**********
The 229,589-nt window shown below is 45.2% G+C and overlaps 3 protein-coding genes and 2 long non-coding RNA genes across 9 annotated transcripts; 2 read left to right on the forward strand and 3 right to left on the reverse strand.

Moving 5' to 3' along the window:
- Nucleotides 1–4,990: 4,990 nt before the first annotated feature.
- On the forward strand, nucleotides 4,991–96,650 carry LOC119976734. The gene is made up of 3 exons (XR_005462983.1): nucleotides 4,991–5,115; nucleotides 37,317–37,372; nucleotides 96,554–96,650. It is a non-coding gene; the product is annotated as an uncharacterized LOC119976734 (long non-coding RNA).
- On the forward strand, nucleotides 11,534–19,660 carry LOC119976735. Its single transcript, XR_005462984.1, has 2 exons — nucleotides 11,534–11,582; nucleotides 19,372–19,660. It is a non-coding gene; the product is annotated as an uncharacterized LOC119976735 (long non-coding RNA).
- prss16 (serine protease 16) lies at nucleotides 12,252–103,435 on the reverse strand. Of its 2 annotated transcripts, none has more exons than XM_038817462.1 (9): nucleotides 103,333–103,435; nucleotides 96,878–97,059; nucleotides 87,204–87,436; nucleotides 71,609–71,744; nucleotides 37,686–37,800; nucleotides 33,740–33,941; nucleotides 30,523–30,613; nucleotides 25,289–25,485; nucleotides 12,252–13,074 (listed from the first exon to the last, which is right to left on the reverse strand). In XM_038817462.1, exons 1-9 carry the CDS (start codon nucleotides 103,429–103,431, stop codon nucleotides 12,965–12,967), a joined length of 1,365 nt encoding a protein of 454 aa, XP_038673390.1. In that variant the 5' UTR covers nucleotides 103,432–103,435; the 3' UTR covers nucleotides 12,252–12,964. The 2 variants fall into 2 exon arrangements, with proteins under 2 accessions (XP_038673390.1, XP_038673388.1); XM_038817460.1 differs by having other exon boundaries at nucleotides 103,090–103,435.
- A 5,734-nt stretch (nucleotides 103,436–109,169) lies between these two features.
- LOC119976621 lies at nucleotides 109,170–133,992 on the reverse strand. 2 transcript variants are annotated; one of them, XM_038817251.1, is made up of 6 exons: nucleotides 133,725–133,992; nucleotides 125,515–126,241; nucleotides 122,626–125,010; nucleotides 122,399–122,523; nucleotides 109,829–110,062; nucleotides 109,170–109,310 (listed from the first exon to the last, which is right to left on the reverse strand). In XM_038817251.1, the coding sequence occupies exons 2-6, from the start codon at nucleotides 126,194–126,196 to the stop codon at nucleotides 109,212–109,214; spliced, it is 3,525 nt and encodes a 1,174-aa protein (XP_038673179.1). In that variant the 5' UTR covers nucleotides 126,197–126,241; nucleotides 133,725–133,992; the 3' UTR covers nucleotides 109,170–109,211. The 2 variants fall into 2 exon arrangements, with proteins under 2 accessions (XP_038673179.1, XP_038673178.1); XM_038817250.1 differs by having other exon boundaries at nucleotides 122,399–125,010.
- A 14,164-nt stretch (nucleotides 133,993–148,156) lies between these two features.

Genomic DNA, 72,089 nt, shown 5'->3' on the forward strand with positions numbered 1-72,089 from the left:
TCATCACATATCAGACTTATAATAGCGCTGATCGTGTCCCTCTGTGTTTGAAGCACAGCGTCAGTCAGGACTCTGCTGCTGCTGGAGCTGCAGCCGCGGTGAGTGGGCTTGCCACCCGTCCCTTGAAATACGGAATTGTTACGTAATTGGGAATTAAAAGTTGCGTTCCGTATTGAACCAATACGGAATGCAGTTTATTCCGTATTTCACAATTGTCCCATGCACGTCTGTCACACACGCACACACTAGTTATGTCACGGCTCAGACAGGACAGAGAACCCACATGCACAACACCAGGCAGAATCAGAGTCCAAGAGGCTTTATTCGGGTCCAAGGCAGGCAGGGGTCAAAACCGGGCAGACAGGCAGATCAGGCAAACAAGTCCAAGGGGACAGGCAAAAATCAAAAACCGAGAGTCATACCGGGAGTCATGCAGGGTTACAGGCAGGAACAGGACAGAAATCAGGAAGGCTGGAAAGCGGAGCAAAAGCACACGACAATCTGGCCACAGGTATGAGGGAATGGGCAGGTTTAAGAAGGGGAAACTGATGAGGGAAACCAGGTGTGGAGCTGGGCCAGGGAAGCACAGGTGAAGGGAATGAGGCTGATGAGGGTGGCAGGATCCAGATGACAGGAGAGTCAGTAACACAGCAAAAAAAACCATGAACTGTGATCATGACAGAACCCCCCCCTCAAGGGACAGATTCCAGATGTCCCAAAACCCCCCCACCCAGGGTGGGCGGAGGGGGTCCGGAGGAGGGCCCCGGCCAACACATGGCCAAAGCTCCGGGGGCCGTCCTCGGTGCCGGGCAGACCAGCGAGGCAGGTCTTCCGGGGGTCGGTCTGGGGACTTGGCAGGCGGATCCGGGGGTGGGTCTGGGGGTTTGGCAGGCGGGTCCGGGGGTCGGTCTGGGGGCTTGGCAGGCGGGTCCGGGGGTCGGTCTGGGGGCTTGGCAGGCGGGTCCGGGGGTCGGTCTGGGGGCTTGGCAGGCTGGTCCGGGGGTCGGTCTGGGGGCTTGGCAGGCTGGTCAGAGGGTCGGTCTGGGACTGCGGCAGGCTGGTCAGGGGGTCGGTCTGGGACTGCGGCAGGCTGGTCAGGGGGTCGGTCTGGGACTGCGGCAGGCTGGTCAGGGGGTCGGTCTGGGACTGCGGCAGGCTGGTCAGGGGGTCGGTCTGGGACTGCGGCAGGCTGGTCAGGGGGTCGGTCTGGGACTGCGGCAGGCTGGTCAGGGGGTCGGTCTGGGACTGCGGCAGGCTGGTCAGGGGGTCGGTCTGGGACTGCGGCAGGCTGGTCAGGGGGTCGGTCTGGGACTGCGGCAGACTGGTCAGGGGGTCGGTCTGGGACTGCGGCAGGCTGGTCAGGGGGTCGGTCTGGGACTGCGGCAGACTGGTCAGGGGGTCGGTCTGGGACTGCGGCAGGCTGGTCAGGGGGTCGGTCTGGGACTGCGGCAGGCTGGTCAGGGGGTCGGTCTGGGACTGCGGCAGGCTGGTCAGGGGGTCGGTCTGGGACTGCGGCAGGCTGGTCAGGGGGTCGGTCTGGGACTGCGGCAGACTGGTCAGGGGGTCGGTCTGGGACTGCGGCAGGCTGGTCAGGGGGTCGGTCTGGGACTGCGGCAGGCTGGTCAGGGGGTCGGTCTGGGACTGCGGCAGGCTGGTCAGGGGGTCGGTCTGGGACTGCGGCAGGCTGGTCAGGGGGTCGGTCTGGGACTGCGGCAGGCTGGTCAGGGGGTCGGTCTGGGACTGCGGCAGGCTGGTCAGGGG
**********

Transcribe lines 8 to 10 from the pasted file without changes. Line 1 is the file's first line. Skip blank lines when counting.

- LOC119976621 lies at nucleotides 109,170–133,992 on the reverse strand. 2 transcript variants are annotated; one of them, XM_038817251.1, is made up of 6 exons: nucleotides 133,725–133,992; nucleotides 125,515–126,241; nucleotides 122,626–125,010; nucleotides 122,399–122,523; nucleotides 109,829–110,062; nucleotides 109,170–109,310 (listed from the first exon to the last, which is right to left on the reverse strand). In XM_038817251.1, the coding sequence occupies exons 2-6, from the start codon at nucleotides 126,194–126,196 to the stop codon at nucleotides 109,212–109,214; spliced, it is 3,525 nt and encodes a 1,174-aa protein (XP_038673179.1). In that variant the 5' UTR covers nucleotides 126,197–126,241; nucleotides 133,725–133,992; the 3' UTR covers nucleotides 109,170–109,211. The 2 variants fall into 2 exon arrangements, with proteins under 2 accessions (XP_038673179.1, XP_038673178.1); XM_038817250.1 differs by having other exon boundaries at nucleotides 122,399–125,010.
- A 14,164-nt stretch (nucleotides 133,993–148,156) lies between these two features.

Genomic DNA, 72,089 nt, shown 5'->3' on the forward strand with positions numbered 1-72,089 from the left: